The Discrete Metric

# The Discrete Metric

Recall from the Metric Spaces page that if $M$ is a nonempty set then a function $d : M \times M \to [0, \infty)$ is called a metric if for all $x, y, z \in M$ we have that the following three properties hold:

• $d(x, y) = d(y, x)$.
• $d(x, y) = 0$ if and only if $x = y$.
• $d(x, y) \leq d(x, z) + d(z, y)$.

Furthermore, the set $M$ with the metric $d$, denoted $(M, d)$ is called a metric space.

We will now look at a rather important metric of any nonempty set $M$ known as the discrete metric.

 Definition: Let $M$ be a nonempty set. The Discrete Metric on $M$ is defined to be the function $d : M \times M \to [0, \infty)$ defined for all $x, y \in M$ by $d(x, y) = \left\{\begin{matrix} 0 & \mathrm{if} \: x = y\\ 1 & \mathrm{if} \: x \neq y \end{matrix}\right.$.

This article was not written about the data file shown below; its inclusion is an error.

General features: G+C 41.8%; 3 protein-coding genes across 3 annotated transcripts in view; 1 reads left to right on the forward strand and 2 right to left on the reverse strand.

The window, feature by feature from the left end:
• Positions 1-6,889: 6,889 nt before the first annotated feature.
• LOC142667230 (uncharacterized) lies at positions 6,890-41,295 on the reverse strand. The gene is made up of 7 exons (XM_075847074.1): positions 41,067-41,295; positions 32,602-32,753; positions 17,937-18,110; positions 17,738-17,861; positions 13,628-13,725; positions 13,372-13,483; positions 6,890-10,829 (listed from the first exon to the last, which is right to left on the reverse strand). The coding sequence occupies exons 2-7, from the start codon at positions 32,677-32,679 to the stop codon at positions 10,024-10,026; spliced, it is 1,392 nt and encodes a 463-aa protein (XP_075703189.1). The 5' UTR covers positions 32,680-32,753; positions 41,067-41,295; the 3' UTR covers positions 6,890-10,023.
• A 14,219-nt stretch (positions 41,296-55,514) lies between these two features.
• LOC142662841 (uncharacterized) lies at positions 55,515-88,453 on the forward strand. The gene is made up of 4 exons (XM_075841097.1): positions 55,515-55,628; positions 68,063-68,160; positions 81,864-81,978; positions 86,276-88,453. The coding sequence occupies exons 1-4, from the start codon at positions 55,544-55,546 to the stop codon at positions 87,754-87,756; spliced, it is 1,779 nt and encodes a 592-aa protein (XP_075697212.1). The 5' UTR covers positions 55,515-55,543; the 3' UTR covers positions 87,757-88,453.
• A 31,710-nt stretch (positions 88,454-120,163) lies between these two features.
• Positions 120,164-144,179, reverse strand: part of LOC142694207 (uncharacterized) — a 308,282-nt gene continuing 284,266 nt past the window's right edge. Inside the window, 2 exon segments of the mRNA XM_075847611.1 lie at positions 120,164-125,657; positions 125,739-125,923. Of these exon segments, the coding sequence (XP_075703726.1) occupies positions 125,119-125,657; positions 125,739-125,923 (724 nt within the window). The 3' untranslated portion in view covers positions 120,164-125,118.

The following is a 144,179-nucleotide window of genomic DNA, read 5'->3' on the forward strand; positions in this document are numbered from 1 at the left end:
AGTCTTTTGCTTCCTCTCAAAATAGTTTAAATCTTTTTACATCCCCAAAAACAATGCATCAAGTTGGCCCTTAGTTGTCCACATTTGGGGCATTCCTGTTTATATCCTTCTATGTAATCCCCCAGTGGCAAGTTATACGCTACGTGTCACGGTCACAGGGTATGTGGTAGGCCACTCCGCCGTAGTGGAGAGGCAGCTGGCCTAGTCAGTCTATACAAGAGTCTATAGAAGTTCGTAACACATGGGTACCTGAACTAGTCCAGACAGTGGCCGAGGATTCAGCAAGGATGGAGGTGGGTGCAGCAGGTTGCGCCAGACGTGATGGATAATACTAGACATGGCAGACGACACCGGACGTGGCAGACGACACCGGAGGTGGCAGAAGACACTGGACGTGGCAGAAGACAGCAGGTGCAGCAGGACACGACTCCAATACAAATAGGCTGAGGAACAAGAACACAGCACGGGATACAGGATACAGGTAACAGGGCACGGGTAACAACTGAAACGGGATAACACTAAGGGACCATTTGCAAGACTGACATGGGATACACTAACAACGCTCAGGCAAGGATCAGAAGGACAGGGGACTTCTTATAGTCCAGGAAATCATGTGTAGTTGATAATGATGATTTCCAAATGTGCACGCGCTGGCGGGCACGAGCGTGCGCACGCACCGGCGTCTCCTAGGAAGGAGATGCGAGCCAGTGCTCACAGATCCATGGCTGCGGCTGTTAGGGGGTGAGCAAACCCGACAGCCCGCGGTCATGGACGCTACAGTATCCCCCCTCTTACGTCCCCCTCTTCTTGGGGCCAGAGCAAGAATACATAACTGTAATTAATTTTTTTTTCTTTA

Let's verify that $d$ is indeed a metric. Let $x, y, z \in M$.

For the first condition, suppose that $x = y$. Then $d(x, y) = 0$ and $d(y, x) = 0$, so $d(x, y) = d(y, x)$. Now suppose that $x \neq y$. Then $d(x, y) = 1$ and $d(y, x) = 1$, so $d(x, y) = d(y, x)$ once again.

For the second condition, we have by the definition of $d$ we have that $d(x, y) = 0$ if and only if $x = y$.

For the third condition, suppose that $x = y$. Then $d(x, y) = 0$ and $d(x, z), d(z, y) \geq 0$ so $d(x, y) \leq d(x, z) + d(z, y)$. Now suppose that $x \neq y$. Then $d(x, y) = 1$. The element $z$ cannot equal both $x$ and $y$ since $x \neq y$, so $d(x, z) + d(z, y) \geq 1$ so $d(x, y) \leq d(x, z) + d(z, y)$.

Therefore $d : M \times M \to [0, \infty)$ is indeed a metric on $M$ and $(M, d)$ is a metric space.